I passed the Wapping Project at Bankside gallery (near Tate Modern) last Tuesday and noticed an opening being held so I popped in to have a look. Inside I saw these very interesting and curious hangings, and once curious about something I have to find out more. The exhibition is titled "The Time Machine" by Edgar Martins, and the pictures are of hydro electric plants built in 1970s Portugal, Martin's home country. Now while a hydro plant doesn't sound very sexy, these images are very cool, they really draw you in. The first thing that hit me was the sheer scale of these plants and then after taking in the colors, the stairwells, the machinery and from another era analog dials I suddenly realized, there are no people in these pictures, and that's what makes these images work for me. An absence of people in the pictures gave me a sense of wondering, who operates these things, how big is this place, what does this do and that do and on and on and that's what I loved about these pictures. I also felt a sense of peering into a world I would never ordinarily get to see, kind of like when you peer into the pilot's cockpit of a jetliner when the cockpit door is open and wished you could sit up front.
The gallery space is small which means it is an ideal place to bring a date, this way you get to enjoy great works, and not be overwhelmed by too much to look at. I prefer to look at a few pieces and take my time, that way I actually get a sense of the artist's work and can actually remember what I saw. An added bonus, there are great bars and restaurants nearby.
My take on "The Time Machine" by Edgar Martins , go see this exhibition.
Where The Wapping Project Bankside 65a Hopton Street
When from 21 September to 5 November 2011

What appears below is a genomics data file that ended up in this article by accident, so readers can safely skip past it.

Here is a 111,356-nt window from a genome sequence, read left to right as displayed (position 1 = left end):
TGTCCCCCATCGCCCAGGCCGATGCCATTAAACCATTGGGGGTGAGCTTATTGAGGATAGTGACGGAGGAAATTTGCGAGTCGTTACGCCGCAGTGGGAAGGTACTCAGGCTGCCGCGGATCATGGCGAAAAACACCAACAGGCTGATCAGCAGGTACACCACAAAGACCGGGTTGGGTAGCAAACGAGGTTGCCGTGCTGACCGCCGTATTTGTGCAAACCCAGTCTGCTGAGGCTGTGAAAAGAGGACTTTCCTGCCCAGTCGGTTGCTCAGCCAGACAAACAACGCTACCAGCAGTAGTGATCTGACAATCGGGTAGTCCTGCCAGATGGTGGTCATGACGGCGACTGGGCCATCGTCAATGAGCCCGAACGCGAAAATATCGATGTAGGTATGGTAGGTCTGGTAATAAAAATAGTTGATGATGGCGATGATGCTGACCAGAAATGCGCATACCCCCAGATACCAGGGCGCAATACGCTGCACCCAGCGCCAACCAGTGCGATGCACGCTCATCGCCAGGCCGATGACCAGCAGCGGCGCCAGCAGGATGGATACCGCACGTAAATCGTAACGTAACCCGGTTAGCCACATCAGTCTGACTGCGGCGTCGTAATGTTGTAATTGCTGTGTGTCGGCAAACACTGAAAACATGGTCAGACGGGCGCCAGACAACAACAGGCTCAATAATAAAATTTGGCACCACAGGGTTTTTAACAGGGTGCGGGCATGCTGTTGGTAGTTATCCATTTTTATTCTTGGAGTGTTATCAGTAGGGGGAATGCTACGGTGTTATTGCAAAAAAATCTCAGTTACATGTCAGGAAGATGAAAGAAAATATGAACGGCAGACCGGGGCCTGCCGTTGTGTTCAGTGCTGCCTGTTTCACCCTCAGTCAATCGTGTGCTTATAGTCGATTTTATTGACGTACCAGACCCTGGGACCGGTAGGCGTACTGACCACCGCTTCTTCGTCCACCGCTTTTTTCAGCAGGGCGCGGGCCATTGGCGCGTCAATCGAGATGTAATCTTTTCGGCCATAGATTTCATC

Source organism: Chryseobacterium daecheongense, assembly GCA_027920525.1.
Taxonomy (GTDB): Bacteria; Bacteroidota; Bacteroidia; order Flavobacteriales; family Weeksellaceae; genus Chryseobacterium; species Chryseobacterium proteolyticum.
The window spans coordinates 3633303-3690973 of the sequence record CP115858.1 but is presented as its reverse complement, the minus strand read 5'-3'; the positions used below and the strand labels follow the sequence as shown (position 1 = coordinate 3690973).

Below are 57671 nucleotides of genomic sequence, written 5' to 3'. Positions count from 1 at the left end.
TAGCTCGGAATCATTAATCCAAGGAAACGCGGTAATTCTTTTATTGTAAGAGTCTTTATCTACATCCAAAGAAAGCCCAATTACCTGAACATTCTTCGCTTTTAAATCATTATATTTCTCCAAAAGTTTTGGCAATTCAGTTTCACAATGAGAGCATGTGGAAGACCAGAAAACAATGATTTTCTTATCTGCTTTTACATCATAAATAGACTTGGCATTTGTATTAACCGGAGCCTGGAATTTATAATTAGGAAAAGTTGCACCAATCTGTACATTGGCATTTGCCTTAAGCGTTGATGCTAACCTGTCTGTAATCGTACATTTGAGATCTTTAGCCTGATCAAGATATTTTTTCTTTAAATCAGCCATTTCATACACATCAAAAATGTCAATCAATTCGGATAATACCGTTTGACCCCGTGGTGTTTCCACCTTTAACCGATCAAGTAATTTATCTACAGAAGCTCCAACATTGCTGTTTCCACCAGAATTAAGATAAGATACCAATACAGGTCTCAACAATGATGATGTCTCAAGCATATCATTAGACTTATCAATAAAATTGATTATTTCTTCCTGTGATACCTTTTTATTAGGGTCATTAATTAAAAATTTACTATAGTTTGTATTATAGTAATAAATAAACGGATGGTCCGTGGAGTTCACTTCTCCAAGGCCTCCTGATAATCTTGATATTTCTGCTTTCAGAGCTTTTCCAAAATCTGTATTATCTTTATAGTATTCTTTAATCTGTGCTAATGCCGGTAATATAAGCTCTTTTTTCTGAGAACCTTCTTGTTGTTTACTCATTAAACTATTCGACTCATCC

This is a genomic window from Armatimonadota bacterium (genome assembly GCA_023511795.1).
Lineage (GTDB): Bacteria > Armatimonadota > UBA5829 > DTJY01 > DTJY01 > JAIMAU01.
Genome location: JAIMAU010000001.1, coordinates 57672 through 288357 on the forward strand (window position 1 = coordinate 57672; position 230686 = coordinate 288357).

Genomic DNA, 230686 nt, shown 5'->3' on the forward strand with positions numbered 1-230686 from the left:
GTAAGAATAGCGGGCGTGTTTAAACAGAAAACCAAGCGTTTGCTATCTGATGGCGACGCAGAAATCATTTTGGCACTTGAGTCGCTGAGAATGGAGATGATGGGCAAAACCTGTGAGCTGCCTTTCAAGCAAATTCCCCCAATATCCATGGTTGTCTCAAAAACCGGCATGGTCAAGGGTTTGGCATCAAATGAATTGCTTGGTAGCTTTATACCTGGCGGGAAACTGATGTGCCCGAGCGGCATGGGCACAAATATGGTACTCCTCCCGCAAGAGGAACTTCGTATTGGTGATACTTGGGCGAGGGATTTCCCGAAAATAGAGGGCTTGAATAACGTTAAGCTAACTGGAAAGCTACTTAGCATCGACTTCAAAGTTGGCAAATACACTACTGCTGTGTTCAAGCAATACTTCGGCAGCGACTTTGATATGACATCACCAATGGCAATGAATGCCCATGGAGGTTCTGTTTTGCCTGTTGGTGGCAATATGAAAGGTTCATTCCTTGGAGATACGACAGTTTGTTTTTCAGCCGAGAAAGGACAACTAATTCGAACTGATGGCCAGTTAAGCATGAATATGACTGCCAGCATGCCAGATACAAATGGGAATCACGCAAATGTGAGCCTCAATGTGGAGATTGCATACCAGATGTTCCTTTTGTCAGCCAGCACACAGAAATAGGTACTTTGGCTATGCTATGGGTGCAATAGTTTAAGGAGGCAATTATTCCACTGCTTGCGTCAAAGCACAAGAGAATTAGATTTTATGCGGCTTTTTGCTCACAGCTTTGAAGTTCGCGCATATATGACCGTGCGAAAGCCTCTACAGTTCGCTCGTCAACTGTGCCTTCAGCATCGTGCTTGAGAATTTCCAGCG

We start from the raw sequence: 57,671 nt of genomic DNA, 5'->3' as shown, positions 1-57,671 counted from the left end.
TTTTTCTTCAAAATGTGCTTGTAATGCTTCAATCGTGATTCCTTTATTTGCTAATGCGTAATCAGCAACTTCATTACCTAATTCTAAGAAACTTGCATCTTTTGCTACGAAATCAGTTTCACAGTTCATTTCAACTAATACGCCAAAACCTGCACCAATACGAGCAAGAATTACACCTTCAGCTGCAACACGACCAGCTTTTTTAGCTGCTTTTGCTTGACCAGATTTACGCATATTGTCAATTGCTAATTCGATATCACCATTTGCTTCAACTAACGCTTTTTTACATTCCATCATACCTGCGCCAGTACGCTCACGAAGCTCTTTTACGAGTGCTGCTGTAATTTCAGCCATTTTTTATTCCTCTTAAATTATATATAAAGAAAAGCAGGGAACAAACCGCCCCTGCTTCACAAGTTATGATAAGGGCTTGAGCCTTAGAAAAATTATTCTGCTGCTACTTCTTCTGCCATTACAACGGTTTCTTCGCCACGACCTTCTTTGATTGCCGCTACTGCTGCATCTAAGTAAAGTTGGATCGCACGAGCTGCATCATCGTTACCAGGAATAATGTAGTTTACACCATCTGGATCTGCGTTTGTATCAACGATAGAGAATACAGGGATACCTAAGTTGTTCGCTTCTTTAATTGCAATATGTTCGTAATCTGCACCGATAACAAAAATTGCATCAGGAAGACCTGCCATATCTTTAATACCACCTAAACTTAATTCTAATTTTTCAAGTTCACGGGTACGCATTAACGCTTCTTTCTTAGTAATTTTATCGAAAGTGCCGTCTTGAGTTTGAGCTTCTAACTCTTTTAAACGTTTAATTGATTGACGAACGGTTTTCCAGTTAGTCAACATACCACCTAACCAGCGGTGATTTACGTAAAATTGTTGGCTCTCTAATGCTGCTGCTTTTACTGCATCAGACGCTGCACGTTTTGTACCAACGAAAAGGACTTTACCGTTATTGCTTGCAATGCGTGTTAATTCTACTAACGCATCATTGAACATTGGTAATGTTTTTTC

I have deliberately not included any of the artist's images in this post as these pictures should be seen in person.
Saturday, September 24, 2011
Saturday, September 17, 2011
Looking for something a little different and new I stumbled across 'Ablutions' by PdeW. Reading the back tag and a few reviews I thought this could be fun, although the tale of a "whiskey loving barman drawn into the nocturnal world of his sociopathic clientele" appearing fun to me might say a little more about me but whatever. The characters that inhabit this LA dive bar could belong in a Hunter S. Thompson adventure only with less morals and even less respect for their own humanity. From the crack addicted machete wielding ex-con to the gradually imploding wannabe cop, the midget former child actor and every form of depraved person in between, drinking whiskey seems like a welcome relief to this barman. It is written in the second person which works for me and each paragraph starts off as if this were a first draft, whatever this writing device is called it kept me turning the pages and within a matter of hours I had finished. There are moments of big laughs, moments of remembrance to situations familiar and moments of brutal honesty that make this book a gem.
My take on 'Ablutions', this book is brilliant.